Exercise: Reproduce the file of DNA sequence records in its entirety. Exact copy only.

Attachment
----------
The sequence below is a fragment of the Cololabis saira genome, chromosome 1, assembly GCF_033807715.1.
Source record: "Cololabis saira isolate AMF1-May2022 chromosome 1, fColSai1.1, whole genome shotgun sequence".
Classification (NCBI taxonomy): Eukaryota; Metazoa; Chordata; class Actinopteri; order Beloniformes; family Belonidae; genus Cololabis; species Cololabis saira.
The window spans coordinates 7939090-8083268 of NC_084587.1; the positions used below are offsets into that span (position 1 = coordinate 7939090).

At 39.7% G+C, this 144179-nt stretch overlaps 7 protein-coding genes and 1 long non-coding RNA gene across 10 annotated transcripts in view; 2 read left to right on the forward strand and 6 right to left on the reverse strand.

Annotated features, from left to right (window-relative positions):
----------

The sequence below is a fragment of the Cololabis saira genome, chromosome 1, assembly GCF_033807715.1.
Source record: "Cololabis saira isolate AMF1-May2022 chromosome 1, fColSai1.1, whole genome shotgun sequence".
Classification (NCBI taxonomy): Eukaryota; Metazoa; Chordata; class Actinopteri; order Beloniformes; family Belonidae; genus Cololabis; species Cololabis saira.
The window spans coordinates 7939090-8083268 of NC_084587.1; the positions used below are offsets into that span (position 1 = coordinate 7939090).

At 39.7% G+C, this 144179-nt stretch overlaps 7 protein-coding genes and 1 long non-coding RNA gene across 10 annotated transcripts in view; 2 read left to right on the forward strand and 6 right to left on the reverse strand.

Annotated features, from left to right (window-relative positions):